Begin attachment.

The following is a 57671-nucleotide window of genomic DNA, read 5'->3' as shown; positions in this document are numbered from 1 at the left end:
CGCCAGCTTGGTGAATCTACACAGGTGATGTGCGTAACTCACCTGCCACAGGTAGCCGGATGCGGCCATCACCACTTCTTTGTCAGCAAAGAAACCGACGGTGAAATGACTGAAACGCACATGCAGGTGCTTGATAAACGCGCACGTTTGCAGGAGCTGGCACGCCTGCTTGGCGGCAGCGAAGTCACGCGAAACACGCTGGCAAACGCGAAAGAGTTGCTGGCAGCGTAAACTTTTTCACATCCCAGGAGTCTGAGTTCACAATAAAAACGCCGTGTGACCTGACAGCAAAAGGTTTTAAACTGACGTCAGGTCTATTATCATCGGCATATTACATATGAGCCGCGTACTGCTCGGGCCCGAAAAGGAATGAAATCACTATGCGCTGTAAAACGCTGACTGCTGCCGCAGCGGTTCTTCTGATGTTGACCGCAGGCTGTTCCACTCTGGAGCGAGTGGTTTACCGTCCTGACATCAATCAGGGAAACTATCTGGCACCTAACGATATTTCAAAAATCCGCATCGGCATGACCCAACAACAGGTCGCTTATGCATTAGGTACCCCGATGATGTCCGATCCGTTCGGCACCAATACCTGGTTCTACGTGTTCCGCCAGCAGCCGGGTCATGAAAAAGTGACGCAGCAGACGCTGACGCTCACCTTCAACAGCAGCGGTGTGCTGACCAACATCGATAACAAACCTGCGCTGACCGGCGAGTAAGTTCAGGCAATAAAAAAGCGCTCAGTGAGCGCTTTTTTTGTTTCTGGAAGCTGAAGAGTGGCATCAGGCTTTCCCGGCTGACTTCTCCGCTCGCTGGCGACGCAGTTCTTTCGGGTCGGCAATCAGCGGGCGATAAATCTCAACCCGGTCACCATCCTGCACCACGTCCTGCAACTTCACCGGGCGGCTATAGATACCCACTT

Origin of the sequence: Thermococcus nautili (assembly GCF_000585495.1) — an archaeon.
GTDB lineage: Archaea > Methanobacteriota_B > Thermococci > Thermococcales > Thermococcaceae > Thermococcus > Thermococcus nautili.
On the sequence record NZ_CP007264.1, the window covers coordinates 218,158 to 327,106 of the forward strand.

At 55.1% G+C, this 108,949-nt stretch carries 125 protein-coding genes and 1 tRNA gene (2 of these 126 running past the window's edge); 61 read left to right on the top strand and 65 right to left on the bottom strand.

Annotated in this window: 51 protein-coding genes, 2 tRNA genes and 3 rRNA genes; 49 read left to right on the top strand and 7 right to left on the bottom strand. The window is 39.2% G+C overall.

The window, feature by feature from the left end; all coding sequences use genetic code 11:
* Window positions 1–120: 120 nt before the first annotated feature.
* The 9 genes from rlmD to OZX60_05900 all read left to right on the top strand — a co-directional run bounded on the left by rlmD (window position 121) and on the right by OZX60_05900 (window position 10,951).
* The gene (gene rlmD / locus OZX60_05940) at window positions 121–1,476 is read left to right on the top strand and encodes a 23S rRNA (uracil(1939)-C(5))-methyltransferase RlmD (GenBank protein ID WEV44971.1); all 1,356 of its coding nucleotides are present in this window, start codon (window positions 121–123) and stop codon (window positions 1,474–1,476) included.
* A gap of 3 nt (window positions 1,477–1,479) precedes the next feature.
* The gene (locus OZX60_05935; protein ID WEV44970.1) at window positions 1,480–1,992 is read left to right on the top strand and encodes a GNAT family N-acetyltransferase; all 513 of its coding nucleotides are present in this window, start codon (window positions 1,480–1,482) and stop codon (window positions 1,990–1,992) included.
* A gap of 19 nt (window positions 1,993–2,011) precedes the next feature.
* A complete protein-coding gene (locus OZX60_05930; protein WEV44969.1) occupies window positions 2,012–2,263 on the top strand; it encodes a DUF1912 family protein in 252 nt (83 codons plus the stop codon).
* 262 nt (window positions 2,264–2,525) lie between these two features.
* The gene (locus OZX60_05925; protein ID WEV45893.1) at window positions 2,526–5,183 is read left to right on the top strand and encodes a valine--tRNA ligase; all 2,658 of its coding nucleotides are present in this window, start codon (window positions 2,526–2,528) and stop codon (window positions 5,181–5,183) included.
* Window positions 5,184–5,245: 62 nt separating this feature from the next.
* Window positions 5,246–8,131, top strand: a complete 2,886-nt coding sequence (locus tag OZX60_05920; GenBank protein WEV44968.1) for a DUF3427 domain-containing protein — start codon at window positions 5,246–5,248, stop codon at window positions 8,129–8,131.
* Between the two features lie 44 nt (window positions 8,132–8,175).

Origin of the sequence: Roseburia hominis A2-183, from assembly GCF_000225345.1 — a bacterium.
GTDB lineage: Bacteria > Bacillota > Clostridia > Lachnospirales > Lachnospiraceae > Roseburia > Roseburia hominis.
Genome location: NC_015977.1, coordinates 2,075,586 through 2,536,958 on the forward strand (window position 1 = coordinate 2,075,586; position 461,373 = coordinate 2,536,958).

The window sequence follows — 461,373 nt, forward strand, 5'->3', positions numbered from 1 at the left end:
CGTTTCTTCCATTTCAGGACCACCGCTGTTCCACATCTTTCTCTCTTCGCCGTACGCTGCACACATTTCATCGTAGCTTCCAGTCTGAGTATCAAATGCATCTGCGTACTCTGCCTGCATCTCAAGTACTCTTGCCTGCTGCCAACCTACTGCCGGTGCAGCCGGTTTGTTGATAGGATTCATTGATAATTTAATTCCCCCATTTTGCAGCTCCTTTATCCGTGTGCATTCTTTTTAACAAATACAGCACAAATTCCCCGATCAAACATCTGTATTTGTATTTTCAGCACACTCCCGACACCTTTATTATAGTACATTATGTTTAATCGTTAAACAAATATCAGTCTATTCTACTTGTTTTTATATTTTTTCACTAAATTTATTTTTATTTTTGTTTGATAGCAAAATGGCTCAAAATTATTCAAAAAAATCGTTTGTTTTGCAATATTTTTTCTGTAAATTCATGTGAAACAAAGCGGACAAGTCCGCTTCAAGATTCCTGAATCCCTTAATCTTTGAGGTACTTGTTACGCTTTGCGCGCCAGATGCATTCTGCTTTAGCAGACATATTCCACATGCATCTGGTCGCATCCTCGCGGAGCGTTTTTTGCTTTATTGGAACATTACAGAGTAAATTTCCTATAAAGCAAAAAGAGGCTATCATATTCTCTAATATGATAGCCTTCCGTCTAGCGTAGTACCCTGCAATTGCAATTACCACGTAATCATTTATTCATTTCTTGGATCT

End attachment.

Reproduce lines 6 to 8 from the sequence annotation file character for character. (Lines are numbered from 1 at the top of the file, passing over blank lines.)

At 55.1% G+C, this 108,949-nt stretch carries 125 protein-coding genes and 1 tRNA gene (2 of these 126 running past the window's edge); 61 read left to right on the top strand and 65 right to left on the bottom strand.

Annotated in this window: 51 protein-coding genes, 2 tRNA genes and 3 rRNA genes; 49 read left to right on the top strand and 7 right to left on the bottom strand. The window is 39.2% G+C overall.

The window, feature by feature from the left end; all coding sequences use genetic code 11: